And behold the ethereal heights: they are high above thee.

6 If thou sinnest, what dost thou effect with Him?

And if thy transgressions are many, what doest thou to Him?

7 If thou art righteous, what dost thou give Him,

Or what doth He take from thy hand?

8 To man like thee thy godlessness availeth,

And to thee, a son of man, thy righteousness.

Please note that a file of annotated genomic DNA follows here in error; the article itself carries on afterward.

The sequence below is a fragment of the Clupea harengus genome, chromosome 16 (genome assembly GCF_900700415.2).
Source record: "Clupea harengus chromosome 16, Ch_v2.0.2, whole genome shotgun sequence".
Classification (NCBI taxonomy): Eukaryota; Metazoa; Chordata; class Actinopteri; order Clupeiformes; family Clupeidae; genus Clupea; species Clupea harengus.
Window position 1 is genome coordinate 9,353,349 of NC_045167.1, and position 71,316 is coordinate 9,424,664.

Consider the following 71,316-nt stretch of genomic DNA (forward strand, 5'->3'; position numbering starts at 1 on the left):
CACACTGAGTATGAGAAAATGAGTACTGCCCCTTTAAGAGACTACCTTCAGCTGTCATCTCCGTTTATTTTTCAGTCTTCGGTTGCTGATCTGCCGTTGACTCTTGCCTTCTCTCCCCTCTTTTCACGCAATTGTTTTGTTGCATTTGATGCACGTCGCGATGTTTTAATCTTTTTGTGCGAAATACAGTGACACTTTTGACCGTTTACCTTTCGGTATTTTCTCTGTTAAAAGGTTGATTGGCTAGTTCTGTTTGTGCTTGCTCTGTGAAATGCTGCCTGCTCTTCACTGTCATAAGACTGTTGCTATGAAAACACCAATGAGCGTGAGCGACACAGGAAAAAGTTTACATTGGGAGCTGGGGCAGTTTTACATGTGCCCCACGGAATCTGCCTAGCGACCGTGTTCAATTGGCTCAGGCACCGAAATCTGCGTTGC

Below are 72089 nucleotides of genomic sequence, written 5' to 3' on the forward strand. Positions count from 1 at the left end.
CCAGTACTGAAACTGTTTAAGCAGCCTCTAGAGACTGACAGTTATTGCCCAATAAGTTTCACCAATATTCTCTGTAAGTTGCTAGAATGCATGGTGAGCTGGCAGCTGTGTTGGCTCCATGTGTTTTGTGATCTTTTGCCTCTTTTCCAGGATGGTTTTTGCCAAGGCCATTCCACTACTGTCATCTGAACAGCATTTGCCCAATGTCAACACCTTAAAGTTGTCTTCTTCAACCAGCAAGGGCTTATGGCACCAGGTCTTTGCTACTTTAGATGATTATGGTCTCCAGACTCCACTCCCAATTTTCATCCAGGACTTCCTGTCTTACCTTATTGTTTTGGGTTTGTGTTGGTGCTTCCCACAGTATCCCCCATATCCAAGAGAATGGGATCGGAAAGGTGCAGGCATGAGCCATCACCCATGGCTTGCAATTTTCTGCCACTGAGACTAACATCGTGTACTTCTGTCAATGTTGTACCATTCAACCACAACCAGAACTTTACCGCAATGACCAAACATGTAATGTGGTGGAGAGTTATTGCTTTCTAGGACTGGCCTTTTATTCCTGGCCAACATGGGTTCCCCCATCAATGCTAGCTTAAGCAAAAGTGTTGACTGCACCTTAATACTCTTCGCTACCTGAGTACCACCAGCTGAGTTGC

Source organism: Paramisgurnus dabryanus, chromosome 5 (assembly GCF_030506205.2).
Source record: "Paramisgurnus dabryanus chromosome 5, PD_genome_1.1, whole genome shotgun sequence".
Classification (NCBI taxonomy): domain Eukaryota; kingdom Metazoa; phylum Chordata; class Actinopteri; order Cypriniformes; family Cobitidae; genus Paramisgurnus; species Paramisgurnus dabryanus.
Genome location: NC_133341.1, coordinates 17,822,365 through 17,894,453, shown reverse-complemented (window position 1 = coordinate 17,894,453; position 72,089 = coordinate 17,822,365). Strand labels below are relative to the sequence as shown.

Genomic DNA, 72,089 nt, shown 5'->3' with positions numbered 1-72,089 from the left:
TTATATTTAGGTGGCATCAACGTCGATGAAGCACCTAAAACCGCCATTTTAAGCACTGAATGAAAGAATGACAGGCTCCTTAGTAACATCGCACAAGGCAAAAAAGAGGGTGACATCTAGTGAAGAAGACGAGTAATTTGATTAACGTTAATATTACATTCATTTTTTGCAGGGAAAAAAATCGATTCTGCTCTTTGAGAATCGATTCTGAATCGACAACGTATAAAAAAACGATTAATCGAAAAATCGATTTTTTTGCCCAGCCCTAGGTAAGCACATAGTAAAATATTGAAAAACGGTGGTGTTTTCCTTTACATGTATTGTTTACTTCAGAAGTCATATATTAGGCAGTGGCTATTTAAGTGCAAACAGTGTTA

Towards heaven he is to direct his gaze, to obtain from the height of heaven a notion of the exaltation of God who dwells above the heavens. The combination הבּיט וראה is like Psalm 80:15 and freq. שׁחקים (שׁחק, Arab. sḥq, to rub in pieces, make thin, therefore the opposite of עבים) are the thin transparent strata of the atmosphere above the hanging clouds. מן after גּבהּ denotes the height that is on the opposite side to the beholder. From the exaltation of God it is then further inferred that it is impossible to exercise any human influence upon Him, by which He might suffer. The pointing wavers here between תּפעל (the common fut. form) and תּפעל(as a contraction of תּפעל after the form אזעם, Numbers 23:8). Human wrong or right doing neither diminishes nor increases His blessedness; injury or advantage is only on the side of man, from whom it proceeds. Others, whom his conduct affect, are not included in Job 35:8 : righteous or ungodly doing, Elihu means to say, as such and with its consequences, belongs solely to the doer himself, the man "like thee" (לאישׁ with Munach, כּמוך with Munach), the son of man, i.e., man, capable of evil as of good, and who always, after deciding in favour of the latter or the former, determines his fortune or misfortune, in distinction from God, who ever remains unchangeably the same in His perfect righteousness. What Elihu here says we have already heard from Eliphaz, Job 22:2., and Job even expresses himself similarly in Job 7:20; but to Elihu's mind it all becomes for Job new and powerful motives to quiet submission, for what objection should Job raise in justification of his complaints concerning his affliction against such sentiments as these, that goodness bears its reward and evil its punishment in itself, and that God's reward of goodness is not a work of indebtedness, nor His punishment of evil a work of necessity? Before such truth he must really hold his peace.